by Justin Bond
Carl, as we drove through the Ozarks
I watched the mist ghosting down the ridge and wondered
if I would live long enough to see all those trees
taken down, and I am afraid the answer is yes.
We were only a few miles from where the police
killed that boy, and it struck me like a strap across the back
that I might have to explain which one, how some small
menace could crack the guilty façade of our own city
and history recycle itself filthy as poisoned ground water.
I’m not sure what it means that we never have these conversations,
the messy discussions where one misplaced opinion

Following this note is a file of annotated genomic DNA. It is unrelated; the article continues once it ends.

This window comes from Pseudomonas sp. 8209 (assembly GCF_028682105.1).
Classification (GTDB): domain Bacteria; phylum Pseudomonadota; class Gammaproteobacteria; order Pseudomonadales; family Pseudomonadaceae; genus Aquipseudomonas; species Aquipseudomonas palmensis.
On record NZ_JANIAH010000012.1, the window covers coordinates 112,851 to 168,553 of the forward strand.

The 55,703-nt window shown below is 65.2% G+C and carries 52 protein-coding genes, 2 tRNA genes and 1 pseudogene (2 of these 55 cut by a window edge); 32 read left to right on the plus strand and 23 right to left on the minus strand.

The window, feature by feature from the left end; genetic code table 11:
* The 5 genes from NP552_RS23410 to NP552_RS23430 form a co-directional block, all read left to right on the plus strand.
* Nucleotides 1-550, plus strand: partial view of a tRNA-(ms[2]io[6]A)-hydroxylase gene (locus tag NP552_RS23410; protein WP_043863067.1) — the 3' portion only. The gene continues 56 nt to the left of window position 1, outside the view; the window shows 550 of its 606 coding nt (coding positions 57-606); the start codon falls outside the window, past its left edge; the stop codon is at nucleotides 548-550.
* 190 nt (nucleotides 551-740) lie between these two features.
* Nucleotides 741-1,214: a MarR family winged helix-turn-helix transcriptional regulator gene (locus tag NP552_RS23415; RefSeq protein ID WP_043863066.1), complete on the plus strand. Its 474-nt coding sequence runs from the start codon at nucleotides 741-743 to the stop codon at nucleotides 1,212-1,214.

can change the way you see a person sure as the sharp end of a paring knife,
but I know that while we are born to a litany of possible dooms,
the sun still rises and sets and in between stretch
long days we must try to live through and consider what has been
given us and what is left for us to choose.
Carl, I want to know why some men are born
with a need to fill or empty all the spaces,
but never the capacity to leave things as they found them.
Carl, I want to know why all this fucking and still
no baby, just softened middles and thinning hair,
the bodies of two men pressing up against oblivion.
Justin Bond’s work has appeared most recently in Lost In Thought and OCHO: A Journal of Queer Arts, with new work forthcoming in Heavy Feather Review and The No BS Review. His chapbook, Going Native, was released by Red Bird Chapbooks in Spring 2014. A contributing editor for The Found Poetry Review, he lives and works in Tulsa.